Sherlock Holmes (a pastiche series written by Bert Coules) in the 2002
episode "The Saviour of Cripplegate Square". From 2000 to 2005 Tom
voiced the character Max Bear in the
Channel 4 (UK) Max Bear
Productions animated series. More recently, he voiced the role of the
ZeeBad in the 2005 computer-animated film version of The Magic
Roundabout. In 2007 he voiced the character of Robert Baron in the BBC
animated series The Secret Show.
Baker narrates the children's computer-animated series
The Beeps which
is shown on Channel 5's
Milkshake! as well as narrating Tales of Aesop
on BBC, a television series based on
Aesop's Fables with beautiful
puppet animation. Most recently, Baker has returned to the role of the
Fourth Doctor, first in three series of audio adventures for BBC
Audiobooks: Hornet's Nest,
Demon Quest and Serpents' Crest; and now in
a new series of
Doctor Who audio adventures for Big Finish Productions
Louise Jameson as "Leela". There were seven releases in
2013 with Mary Tamm: (The Auntie Matter, The Sands of Life, War
Against the Laan, The Justice of Jalxar, Phantoms of the Deep, The
Dalek Contract and The Final Phase).
In the third season of the animated series Star Wars Rebels, Baker
provided the voice of the Bendu, a powerful Force-sensitive being.
Baker starred as the
Fourth Doctor in the 1997 video game Destiny of
the Doctors where he provided the voice. His voice has also been
featured in Ecco the Dolphin: Defender of the Future (2000),
Warhammer 40,000: Fire Warrior (2003), "Sudeki" (2004), Cold Winter
(2005), MediEvil: Resurrection, Hostile Waters: Antaeus Rising, and
Little Britain: The Video Game (2007).
Baker is a prolific voiceover artist and his voice was voted as the
fourth most recognisable in the UK after the Queen,
Tony Blair and
Margaret Thatcher. In 1992 and 1993, Baker narrated
comedy series Lionel Nimrod's Inexplicable World. In 1994 he provided
the narration for Channel 4's Equinox rave documentary
World. In 2002 he had a speaking role in the critically acclaimed
but commercially unsuccessful
Hostile Waters as the Narrator.
Baker provided the voiceover for the
Perfect Dark (2000) TV adverts.
He also voiced both the narrator and the god "Tetsu" in the
role-playing game Sudeki, but was uncredited. During the first
three months of 2006, his voice was used by BT for spoken delivery of
text messages to landline phones. He recorded 11,593 phrases,
containing every sound in the English language, for use by the
text-to-speech service. The BT text message service returned from
1 December 2006 until 8 January 2007, with two pence from each text
going to the charity Shelter. Also, a single "sung" by Baker's text
voice, "You Really Got Me" by The Kinks, was released on 18 December
2006 with proceeds going to the charity. The creator of the song was
Mark Murphy, designer of the site.
Baker's voice may be heard at London's Natural History Museum
narrating commentary to some of the exhibits that demonstrate Darwin's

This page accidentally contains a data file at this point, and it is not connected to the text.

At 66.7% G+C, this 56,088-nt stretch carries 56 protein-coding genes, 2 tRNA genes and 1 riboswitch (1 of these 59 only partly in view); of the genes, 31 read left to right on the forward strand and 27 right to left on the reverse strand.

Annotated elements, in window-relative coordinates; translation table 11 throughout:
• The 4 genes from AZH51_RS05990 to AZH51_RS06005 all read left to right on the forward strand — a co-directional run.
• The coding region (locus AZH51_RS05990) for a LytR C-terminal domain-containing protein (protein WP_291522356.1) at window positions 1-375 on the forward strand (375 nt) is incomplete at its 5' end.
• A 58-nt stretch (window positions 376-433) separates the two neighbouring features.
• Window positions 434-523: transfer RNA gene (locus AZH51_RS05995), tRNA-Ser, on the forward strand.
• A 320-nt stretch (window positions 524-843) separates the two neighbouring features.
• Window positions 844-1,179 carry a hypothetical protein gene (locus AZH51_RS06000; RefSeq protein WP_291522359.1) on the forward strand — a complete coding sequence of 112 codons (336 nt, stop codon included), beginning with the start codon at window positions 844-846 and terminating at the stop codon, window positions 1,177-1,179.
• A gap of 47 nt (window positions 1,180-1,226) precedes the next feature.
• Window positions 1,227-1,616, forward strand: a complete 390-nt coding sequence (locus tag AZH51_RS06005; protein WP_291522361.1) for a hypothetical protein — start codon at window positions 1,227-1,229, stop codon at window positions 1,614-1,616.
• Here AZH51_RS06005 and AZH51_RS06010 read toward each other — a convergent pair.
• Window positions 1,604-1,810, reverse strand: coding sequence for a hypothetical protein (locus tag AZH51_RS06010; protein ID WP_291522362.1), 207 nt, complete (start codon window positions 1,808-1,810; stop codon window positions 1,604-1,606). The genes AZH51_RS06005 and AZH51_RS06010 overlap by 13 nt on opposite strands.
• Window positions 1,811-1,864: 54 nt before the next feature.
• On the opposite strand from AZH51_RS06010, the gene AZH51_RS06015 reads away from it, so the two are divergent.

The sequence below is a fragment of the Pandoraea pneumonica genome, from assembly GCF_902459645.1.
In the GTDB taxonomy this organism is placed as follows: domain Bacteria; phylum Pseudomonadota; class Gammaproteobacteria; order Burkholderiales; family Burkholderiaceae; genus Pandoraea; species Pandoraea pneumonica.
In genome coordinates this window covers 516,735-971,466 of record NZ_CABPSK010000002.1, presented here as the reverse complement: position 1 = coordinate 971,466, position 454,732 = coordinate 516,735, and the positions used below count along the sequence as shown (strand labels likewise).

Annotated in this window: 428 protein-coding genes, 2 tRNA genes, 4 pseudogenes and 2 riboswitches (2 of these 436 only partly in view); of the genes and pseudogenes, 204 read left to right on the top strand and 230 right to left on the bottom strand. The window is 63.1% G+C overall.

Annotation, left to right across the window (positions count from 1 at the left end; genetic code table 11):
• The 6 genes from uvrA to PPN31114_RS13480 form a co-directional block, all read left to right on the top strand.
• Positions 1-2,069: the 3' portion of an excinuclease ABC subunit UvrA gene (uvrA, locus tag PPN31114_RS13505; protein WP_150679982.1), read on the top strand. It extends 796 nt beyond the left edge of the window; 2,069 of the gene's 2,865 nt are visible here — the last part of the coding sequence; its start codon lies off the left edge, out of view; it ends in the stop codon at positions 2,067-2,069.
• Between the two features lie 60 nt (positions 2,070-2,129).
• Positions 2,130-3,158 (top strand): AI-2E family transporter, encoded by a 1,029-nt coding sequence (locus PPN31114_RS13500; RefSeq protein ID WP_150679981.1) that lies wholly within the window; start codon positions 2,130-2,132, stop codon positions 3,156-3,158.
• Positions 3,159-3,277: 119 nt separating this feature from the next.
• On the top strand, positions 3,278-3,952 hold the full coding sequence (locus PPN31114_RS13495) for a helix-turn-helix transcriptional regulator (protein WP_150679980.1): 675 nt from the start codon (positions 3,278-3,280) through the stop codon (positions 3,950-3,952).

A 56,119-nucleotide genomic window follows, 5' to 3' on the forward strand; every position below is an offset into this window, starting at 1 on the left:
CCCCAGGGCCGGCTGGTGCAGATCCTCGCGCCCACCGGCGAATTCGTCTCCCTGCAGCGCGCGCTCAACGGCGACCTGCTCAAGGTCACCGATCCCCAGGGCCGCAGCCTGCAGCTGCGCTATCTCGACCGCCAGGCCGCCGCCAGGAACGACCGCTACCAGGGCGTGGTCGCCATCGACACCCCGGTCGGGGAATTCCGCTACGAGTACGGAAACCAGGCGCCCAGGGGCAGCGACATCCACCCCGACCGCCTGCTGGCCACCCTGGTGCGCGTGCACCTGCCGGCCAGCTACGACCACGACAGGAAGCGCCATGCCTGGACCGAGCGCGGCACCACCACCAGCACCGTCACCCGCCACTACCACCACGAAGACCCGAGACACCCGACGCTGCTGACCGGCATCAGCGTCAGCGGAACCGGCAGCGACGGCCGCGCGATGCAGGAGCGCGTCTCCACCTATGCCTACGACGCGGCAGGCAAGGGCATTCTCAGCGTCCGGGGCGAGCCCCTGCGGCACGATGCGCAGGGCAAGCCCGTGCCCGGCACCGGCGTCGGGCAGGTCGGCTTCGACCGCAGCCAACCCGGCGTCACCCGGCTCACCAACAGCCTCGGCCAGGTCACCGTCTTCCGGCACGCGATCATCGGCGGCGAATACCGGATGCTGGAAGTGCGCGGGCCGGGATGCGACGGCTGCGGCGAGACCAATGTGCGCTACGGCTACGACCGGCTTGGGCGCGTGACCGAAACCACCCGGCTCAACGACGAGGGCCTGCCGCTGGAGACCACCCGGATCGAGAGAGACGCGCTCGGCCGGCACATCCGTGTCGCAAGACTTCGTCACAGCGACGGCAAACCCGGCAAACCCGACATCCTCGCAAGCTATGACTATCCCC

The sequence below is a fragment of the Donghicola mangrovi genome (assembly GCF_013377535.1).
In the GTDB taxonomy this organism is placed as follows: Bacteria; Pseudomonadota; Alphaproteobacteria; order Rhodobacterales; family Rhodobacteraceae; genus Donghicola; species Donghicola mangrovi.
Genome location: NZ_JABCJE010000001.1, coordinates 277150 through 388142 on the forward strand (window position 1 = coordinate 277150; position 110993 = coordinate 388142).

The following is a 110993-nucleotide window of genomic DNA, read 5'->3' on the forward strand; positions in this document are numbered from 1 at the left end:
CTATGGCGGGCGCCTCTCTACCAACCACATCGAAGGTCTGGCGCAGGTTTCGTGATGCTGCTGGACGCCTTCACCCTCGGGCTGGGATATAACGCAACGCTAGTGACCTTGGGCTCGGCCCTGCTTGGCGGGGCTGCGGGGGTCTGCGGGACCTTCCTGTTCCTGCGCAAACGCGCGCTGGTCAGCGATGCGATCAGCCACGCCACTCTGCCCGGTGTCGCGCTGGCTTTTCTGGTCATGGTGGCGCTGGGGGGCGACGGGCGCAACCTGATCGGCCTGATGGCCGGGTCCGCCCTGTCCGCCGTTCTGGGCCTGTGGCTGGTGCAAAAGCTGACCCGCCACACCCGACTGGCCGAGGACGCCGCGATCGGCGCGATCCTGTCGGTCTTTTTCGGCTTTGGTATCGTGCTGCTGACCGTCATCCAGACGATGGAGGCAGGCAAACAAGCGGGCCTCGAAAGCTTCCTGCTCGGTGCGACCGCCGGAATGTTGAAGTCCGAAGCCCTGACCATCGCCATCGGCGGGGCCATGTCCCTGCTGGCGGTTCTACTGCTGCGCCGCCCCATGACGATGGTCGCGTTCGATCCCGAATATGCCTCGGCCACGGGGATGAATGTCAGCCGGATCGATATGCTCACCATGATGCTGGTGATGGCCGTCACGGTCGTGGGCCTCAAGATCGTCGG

theory of natural selection. He has made three other brief forays into
the world of music: he provides the monologue to the track "Witness to
a Murder (Part Two)" on the album Six by Mansun; he appears on
Technocat's single "Only Human" in 1995, and in 2002 he recorded the
monologue to the track "Megamorphosis" on the album Andabrek by
Stephen James, although the album was not released until 2009. Baker
provides narrative at two British tourist attractions: the Nemesis
roller coaster at Alton Towers, Staffordshire; and the London Dungeon,
a museum depicting gory and macabre events in the capital, narrating
the events leading up to and comprising the Great Fire of London.
Baker voiced the character "Max Bear", a series of animated stories
Channel 4 (UK Terrestrial) from 2000 to 2005. He narrated
Australian cartoonist Bruce Petty's 2006 film about world politics,
Baker's autobiography, Who on Earth is Tom Baker?
(ISBN 0-00-638854-X), was published in 1997, and made available
on Kindle devices in September 2013.
Baker has also written a short fairytale-style novel called The Boy
Who Kicked Pigs (ISBN 0-571-19771-X). In 1981 he edited a
collection of poems for children: "Never Wear Your Wellies in the
House and Other Poems to Make You Laugh" (ISBN 0-09-927340-3).
Baker joined the National Theatre in 1968 as an understudy for
Rosencrantz and Guildenstern are Dead followed by small parts in The
National Health by
Peter Nichols (directed by Michael Blakemore).
After playing the horse in The Travails of Sancho Panza (directed by
Laurence Olivier subsequently cast him as the Prince
of Morocco in The Merchant of Venice. The play was directed by
Jonathan Miller, with Baker appearing alongside Olivier as Shylock.
Still under contract at the National, Baker also played a Russian in
The Idiot, Sir Frances Acton in A Woman Killed With Kindness, opposite
Anthony Hopkins, and
Filippo in The Rules of the Game.
After leaving the role of The Doctor in 1981, Baker returned to